Seamus Power has had his sceptics but the West Waterford man is adamant he never doubted himself for an instant as ten years of toil paid off with a life-changing victory after a drama-filled six-hole playoff for the Barbasol Championship in Kentucky.
The 34-year-old stood over a nine-iron to the 72nd green at Keene Trace Golf Club outside Lexington with his caddie Simon Keelan praying silently he could squeeze out one more birdie and possibly clinch a career-best runner-up finish that would leave him with one hand on his PGA Tour card.
He fearlessly rifled it to two-feet and made the putt and minutes later it was sudden-death as JT Poston, four clear of him as he headed into the back nine, suffered a mini collapse.
It took over an hour and a half to decide the outcome of an extraordinary playoff battle but Power proved the man of the hour, crediting his performance to Dr Bob Rotella, whose counsel he sought last winter.
In a game where the twin imposters of success and failure keep Pádraig Harrington on his toes at nearly 50, Power has used his near misses as learning experiences in a game where those who are not racking up
Waterford’s finest enjoys Power and glory with Tour winresults of Major championship proportions, such as those of his former amateur team mates Rory McIlroy and Shane Lowry, can somehow be considered to be underachieving.
“My thought process always with golf is that if at any point I didn’t think I was good enough to win or compete at the highest level, I would have stopped playing,” the Tooraneena man said on Sunday night when asked if he’d ever had doubts.
“I would have done something else. If you don’t have that way deep down, you can say whatever you want, but only you are going to know these things when you look in the mirror, and I’ve never lost that. I felt like I’ve always been able to win on every level I’ve been on and obviously not yet on the PGA Tour. So I felt like I could and that belief definitely never left me. Thankfully, I was able to come through today.”
Power’s journey has taken longer that those of McIlroy or Lowry, but he’s very much a peer, especially now he’s got a two-year PGA Tour exemption until the end of the 2022-23 season as well as starts in the Sentry Tournament of Champions, The Players Championship and the PGA Championship next year.
He’s up to 113th in the world from 505th just over 12 months ago and has jumped from 123rd to 69th in the FedEx Cup standings, guaranteeing him a spot in the first Playoff event, the Northern Trust, and putting him in with a chance of making the Top 70 who contest the second event, the BMW Championship.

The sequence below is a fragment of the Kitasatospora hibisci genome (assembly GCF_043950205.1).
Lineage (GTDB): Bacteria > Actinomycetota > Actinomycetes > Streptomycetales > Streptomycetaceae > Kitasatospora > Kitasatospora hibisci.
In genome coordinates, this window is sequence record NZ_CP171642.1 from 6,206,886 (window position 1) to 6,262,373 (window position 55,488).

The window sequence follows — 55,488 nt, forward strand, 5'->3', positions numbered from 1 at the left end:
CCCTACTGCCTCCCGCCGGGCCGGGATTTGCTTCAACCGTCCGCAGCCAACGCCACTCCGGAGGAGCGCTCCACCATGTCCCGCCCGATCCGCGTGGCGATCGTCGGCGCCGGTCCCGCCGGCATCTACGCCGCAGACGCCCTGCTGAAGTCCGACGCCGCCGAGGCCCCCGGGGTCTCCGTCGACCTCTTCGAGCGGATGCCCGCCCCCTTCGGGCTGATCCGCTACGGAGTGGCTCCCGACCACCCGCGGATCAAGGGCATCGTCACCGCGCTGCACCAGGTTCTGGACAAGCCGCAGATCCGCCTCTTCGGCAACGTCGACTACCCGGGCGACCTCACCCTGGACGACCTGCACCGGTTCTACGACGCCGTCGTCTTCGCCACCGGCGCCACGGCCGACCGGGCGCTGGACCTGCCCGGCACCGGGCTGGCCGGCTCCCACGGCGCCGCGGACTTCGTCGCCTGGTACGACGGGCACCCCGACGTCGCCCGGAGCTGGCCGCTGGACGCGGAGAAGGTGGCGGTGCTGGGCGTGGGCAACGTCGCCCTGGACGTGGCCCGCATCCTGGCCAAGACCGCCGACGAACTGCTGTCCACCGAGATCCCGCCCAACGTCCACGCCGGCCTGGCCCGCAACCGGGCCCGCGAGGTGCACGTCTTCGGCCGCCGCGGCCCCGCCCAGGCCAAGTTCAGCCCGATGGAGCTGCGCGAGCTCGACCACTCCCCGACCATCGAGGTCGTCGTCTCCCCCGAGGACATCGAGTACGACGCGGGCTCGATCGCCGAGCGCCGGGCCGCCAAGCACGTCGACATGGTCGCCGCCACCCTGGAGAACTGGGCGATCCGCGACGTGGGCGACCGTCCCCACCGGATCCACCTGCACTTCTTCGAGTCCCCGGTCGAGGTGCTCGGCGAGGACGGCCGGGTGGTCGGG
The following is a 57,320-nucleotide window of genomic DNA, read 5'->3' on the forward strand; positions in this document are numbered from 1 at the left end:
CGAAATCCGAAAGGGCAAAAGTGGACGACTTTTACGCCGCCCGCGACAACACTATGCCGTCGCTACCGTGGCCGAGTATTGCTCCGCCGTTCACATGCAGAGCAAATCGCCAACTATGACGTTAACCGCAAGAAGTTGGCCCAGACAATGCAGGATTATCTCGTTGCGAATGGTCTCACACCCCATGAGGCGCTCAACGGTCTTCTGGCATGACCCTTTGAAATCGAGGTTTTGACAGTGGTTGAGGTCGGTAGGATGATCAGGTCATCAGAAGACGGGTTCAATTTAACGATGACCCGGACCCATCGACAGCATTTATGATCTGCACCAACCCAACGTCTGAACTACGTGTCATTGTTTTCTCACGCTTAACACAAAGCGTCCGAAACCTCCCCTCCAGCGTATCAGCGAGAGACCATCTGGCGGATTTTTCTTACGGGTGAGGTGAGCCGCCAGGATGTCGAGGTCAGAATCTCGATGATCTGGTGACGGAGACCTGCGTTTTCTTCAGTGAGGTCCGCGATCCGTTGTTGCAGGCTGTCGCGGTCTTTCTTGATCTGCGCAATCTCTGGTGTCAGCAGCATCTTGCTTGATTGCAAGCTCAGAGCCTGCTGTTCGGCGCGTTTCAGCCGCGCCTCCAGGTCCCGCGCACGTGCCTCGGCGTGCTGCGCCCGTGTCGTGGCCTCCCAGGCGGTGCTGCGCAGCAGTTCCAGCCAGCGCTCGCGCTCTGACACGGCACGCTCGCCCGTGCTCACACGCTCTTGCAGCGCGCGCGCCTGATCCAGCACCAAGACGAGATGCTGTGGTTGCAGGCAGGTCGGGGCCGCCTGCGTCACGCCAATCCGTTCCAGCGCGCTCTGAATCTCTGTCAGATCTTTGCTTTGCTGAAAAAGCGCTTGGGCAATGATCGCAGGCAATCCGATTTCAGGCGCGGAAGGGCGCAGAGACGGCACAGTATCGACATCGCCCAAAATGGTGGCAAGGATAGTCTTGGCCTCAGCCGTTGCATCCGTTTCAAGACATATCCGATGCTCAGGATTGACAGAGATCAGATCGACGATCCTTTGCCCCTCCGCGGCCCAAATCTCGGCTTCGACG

That he’s taking the next three weeks off and planning a trip home to his beloved West Waterford Golf Club before the Playoffs begin is no surprise. After all, he’s an incredible 82-under par for his last six events — average score 67.91 — clocking up three top-10s and two top-20s before hitting the jackpot. He won $630,000 to take his season’s earnings to $1,484,029 and his career tally to $4,046,272 — before his gargantuan expenses that include travel, agent, caddie, coaches, physios, psychologists and the taxman.
“Without West Waterford Golf Club, I definitely wouldn’t be here,” Power said, keenly aware that the club is desperate to take control of its affairs when the receiver puts it up for sale in an online auction on July 29. “I started down there when I was 12, 13 years old. And all of the Spratt family, it was pretty much like my second family, they’re incredible.”
He played clutch shot after clutch shot in sudden-death— the chip in for birdie at the first extra hole that still wasn’t enough, the recoveries from sand and rough at the second and third extra holes followed by the metronomic play that forced Poston to blink first, leading to his water-bound tee-shot at the sixth extra hole.
Having won his PGA Tour card via the second tier Korn Ferry Tour at the end of 2016, Power lost his full playing privileges at the end of 2019 and was playing out of the tenuous 126-150 category for those who fail to make the top 125 in the FedEx Points list.
It meant not knowing exactly when he was going to play, leaving him starts in only the minor events as he added to his schedule by twice coming through Monday qualifiers this year.
“Yeah, it’s going to be fantastic,” he said of the a la carte schedule that awaits him. “This 2021, so ‘19, ‘20, ‘21 I was in the not fully exempt category and it’s tough, it’s frustrating. You want to play, you want to play more, you’re looking at guys playing in tournaments passing you and you’re looking at your FedEx number dropping and dropping and dropping.”
He had been playing brilliantly since recovering from elbow surgery late last season but did not get a chance to show it until April, by which stage he was 210th in the